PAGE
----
The first US tornado of 2010: in southern California, of all places

January 19th, 2010 |
GOES-11 10.7 µm IR images

GOES-11 10.7 µm IR images

McIDAS images of the 4-km resolution GOES-11 10.7 µm IR channel data (above) showed the development of convection that moved onshore across southern California during the afternoon hours on 19 January 2010. Of particular interest is the strong convective cluster that developed just offshore over the Santa Catalina and San Clemente Island area — the GOES-11 IR brightness temperatures of this feature cooled to -53º C (darker orange color enhancement) as it was moving inland around 20:46 UTC (12:46 pm local time).

A closer view using AWIPS images of the GOES-11 IR channel with overlays of surface METAR reports and cloud-to-ground lightning strikes (below) revealed that this convective cell with the coldest cloud tops exhibited a number of lightning strikes (as many as 31 for the 15-minute period ending at 21:30 UTC). These storms were developing in the vicinity of a surface wave that had formed along a strong cold frontal boundary — and according to SPC Storm Reports (overlaid on a MODIS 11.0 µm IR image) there were two reports of a tornado in the Huntington Beach area and a number of high wind gusts (including 93 mph at Newport Beach, and 92 mph at Huntington Beach) as the severe thunderstorm moved onshore. For radar images and additional information, see the WeatherMatrix blog.

GOES-11 10.7 µm IR images + Surface METAR reports + Lightning strikes

GOES-11 10.7 µm IR images + Surface METAR reports + Lightning strikes

POES AVHRR Cloud Top Temperature product

POES AVHRR Cloud Top Temperature product

The 1-km resolution POES AVHRR Cloud Top Temperature (CTT) product (above) indicated that the coldest CTT value with this storm was -56º C, with the Cloud Top Height product (below) showing the maximum cloud tops at a height of 14 km.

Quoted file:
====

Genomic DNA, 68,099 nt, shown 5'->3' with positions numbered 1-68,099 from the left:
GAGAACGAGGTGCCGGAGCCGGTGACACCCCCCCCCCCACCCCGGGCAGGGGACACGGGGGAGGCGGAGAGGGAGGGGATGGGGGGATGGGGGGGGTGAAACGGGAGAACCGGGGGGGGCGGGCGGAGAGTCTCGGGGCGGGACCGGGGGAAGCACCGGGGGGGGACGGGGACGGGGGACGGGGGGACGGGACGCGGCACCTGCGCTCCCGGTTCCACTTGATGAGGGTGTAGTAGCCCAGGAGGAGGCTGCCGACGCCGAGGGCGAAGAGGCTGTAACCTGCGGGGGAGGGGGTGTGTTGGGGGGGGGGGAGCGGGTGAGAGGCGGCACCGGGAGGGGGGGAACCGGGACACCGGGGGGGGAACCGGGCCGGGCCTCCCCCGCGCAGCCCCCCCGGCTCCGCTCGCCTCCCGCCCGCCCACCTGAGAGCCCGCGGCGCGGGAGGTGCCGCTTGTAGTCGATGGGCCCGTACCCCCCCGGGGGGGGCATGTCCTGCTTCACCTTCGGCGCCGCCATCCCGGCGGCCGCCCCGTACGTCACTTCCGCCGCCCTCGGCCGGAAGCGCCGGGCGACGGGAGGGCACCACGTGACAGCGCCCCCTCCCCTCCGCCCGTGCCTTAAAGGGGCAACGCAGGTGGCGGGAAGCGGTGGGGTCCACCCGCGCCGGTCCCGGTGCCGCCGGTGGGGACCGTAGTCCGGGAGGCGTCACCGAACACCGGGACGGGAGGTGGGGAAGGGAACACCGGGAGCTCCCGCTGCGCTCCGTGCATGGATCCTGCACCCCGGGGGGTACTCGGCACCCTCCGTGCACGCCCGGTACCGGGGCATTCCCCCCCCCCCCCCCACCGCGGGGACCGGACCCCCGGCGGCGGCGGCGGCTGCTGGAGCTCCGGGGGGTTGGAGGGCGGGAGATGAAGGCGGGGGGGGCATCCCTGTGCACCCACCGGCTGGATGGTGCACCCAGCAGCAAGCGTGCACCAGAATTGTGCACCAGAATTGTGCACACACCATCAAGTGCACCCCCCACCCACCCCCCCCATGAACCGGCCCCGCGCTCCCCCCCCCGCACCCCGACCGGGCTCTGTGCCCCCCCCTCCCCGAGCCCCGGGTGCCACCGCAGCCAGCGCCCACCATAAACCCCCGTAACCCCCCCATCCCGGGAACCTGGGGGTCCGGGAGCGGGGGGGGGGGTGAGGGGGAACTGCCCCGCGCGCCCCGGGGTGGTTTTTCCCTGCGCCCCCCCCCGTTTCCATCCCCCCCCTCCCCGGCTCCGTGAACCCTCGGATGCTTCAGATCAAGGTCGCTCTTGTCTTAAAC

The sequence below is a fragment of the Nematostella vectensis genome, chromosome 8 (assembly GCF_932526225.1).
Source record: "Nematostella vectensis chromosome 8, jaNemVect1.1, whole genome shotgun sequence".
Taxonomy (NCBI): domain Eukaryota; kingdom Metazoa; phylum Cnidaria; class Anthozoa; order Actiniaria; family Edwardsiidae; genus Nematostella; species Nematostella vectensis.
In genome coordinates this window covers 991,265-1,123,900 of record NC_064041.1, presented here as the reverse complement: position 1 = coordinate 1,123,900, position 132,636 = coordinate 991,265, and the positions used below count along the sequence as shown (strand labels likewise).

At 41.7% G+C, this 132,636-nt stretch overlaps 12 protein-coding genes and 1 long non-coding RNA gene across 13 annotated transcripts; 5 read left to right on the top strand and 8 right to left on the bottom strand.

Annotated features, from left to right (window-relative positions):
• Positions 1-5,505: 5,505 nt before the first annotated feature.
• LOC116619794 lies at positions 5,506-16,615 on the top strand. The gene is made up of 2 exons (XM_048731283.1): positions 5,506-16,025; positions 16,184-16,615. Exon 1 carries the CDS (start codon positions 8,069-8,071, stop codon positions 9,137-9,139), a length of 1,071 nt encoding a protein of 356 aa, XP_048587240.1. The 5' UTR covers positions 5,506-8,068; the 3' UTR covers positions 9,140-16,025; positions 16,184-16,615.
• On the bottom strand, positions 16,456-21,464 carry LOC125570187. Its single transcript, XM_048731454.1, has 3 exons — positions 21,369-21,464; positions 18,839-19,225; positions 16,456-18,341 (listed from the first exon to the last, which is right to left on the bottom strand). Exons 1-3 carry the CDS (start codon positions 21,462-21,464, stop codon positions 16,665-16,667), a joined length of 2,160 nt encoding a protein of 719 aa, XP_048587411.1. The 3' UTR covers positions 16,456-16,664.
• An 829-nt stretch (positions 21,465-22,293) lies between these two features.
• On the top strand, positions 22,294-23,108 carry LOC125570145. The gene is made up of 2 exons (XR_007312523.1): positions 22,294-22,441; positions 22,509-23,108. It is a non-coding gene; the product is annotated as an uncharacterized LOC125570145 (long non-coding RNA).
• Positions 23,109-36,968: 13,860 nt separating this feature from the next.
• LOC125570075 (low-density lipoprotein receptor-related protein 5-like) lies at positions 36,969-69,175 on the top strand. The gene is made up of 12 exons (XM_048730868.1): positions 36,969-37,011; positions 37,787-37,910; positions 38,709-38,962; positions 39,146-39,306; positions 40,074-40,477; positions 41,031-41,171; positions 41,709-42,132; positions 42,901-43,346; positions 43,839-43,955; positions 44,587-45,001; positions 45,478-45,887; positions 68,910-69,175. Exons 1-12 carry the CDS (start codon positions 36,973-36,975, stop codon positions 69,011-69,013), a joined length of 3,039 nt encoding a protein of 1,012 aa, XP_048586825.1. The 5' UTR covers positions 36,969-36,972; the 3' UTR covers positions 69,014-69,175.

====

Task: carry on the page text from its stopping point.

POES AVHRR Cloud Top Height product

POES AVHRR Cloud Top Height product

A MODIS 6.7 µm water vapor image with an overlay of CRAS model Level of Maximum Wind isotachs (below) showed that southern California was located beneath the left exit region of a strong upper level jet stream, which likely contributed to strong deep layer wind shear and ageostrophic forcing to aid in the development of the severe thunderstorms.

MODIS 6.7 µm water vapor mage + CRAS model Level of Maximum Wind isotachs

MODIS 6.7 µm water vapor mage + CRAS model Level of Maximum Wind isotachs

A sequence of water vapor images from 15 January to 19 January (below) showed that this particular storm was one of a series of strong disturbances that was moving across the Pacific Ocean along a very strong zonal (west to east) jet stream.

MTSAT + GOES-11 composite water vapor images (15 - 19 January)

MTSAT + GOES-11 composite water vapor images (15 - 19 January)

On 18 January, The GFS360 model Level of Maximum Wind isotach field indicated that winds just exceeded 200 knots within the core of the jet stream; however, GOES-11 satellite-derived water vapor winds (below) suggested that speeds were as high as 239 knots along the jet stream axis.

GOES-11 water vapor image + GOES-11 water vapor winds

GOES-11 water vapor image + GOES-11 water vapor winds

Comments are closed.